Temporary abdominal closures (TAC) using vacuum assisted abdominal dressing (Barker technique abdominal dressings) are used for a multitude of reasons now 13. Besides being quick, they allow for rapid reentry into the abdominal cavity while preserving fascial integrity for latter definitive closure. The closure reduces tension to avoid subsequent abdominal compartment syndrome. Additionally, effluent from the abdominal cavity can be quantified and controlled. Given the versatility of this abdominal closure, it has generally replaced the other temporary closures, such as towel clip closures or Bogota bag. The Barker style closure can be created from common material, but commercial kits have been developed which may improve effluent evacuation/control 29-31.
In the septic abdomen, the initial surgical treatment focusses on source control using a combination of resection and/or wide drainage. Failure to achieve source control will lead to death. The exact techniques used depend upon the etiology, such as hollow viscus, hepatobiliary, or pancreatic. As with damage control for trauma, a vacuum assisted TAC has many useful properties, including helping in control the septic source with wide drainage. Additionally, abdominal compartment syndrome is common in these patients with an aggressive resuscitation. Use of this dressing type reduces this risk, and is probably a major factor in the improvement in mortality seen in this patient population.
Part 2 (ICU Resuscitation)
After the abbreviated laparotomy, the focus should be an aggressive resuscitation in the intensive care unit (ICU). While the main goals have been reversal of acidosis, hypothermia and coagulopathy, this can be accomplished by support of the patient's physiology and appropriate resuscitation in both trauma and septic abdomen patients. With surgical control of bleeding, a more aggressive volume resuscitation can occur. Twenty years ago, correction of the vitals with large volumes of crystalloid and product occurred to obtain this goal, often to supraphysiological volumes. With more understanding of resuscitation and consequences of large volume resuscitation, a more focused resuscitation is performed today. Currently, the goal should be as close to euvolemia as possible with end organ perfusion, often with liberal use of blood products. Secondly, since no single endpoint of resuscitation is capable of determining the resolution of the shock state, it should continue until multiple methods of evaluation indicate its resolution. Care should be taken during the resuscitation to support the patient's core temperature, especially with use of blood products to correct the patient's coagulopathy and anemia. With an appropriate resuscitation, the acidosis, hypothermia, and coagulopathy associated with trauma should reverse.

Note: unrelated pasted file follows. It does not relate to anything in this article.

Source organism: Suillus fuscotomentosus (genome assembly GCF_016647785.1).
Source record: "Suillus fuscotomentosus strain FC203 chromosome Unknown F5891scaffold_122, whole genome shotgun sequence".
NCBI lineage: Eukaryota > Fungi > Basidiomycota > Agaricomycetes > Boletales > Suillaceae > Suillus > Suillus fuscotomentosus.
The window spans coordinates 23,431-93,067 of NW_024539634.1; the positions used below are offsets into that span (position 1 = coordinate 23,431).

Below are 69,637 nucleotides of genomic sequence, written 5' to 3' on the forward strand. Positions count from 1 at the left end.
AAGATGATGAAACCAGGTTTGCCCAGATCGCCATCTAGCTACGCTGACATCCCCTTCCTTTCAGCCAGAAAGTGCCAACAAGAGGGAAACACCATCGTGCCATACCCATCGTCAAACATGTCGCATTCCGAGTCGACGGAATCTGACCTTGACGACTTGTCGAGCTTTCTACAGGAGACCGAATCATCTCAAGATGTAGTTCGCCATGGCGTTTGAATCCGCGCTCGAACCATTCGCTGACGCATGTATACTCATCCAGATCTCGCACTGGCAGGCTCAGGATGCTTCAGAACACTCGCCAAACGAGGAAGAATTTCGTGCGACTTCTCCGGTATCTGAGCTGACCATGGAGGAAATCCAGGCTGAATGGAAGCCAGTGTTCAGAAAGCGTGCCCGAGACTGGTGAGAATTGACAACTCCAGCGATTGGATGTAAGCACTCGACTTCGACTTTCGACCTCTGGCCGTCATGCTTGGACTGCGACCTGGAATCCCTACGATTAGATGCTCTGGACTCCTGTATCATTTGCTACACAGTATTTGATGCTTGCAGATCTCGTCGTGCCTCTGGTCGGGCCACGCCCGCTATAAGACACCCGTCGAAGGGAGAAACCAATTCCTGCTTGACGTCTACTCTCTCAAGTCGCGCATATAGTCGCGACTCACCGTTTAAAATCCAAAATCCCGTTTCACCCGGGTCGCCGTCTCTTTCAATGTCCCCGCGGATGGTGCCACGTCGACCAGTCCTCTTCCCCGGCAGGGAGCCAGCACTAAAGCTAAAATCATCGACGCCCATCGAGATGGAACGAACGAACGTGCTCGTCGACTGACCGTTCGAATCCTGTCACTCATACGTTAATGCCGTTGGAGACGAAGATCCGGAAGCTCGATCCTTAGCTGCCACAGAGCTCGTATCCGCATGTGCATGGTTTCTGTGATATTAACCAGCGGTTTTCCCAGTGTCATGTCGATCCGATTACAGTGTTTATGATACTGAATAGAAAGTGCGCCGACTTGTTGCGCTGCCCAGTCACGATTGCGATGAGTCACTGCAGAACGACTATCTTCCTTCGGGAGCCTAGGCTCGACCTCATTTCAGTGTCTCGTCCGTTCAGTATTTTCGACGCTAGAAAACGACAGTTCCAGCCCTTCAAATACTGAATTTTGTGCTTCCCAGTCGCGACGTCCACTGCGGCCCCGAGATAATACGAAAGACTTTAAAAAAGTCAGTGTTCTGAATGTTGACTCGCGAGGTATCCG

A host of products has been developed in the last two decades to help attain a better resuscitation. These include a multitude of devices to monitor the patient's volume status during resuscitation, like the volumetric pulmonary artery catheter and arterial pulse contour analysis, and rewarm the patient, like both external and internal heat exchange devices. Additionally, a multitude of products has been developed for both localized hemostasis and global reversal of coagulopathy to various levels of success.
During this time period, better understanding of other issues has occurred. The management of the ventilator and prevention of ARDS is a prime example. One interpretation of the ARDSnet study would be that traditional ventilator settings were inducing injury to the lungs 32. Additionally, a multitude of ventilator modes have been developed and commercialized to provide better lung protective capabilities in the ICU. Sedation and paralytic use has declined to reduce the incidence of ICU polyneuropathy 33-35. Tighter glycemic control has become commonplace in the last decade, but even this concept has evolved since its inception 36,37. The development of new resuscitation strategies along with better global management of the patient's physiology are the true cornerstones for the success of damage control surgery.
Finally, monitoring for abdominal compartment syndrome development needs to be performed. Failure to recognize this clinical entity is often lethal. A better understanding of this clinical entity has occurred in the last two decades, leading to improved survival of both trauma and septic patients receiving an aggressive resuscitation.
Part 3 (Subsequent Laparotomy/Definitive Repair)
After resuscitation in the ICU has allowed the patient to regain physiologic reserve, generally in 24 to 48 hours, definitive repair can be undertaken. Since its initial presentation, a more regimented approach has been developed for guiding the subsequent laparotomy (Table 2). One advantage of damage control surgery over the traditional approach is the possibility of regaining intestinal continuity in colonic injuries 38. Before damage control surgery, these injuries would have been uniformly treated with an ostomy.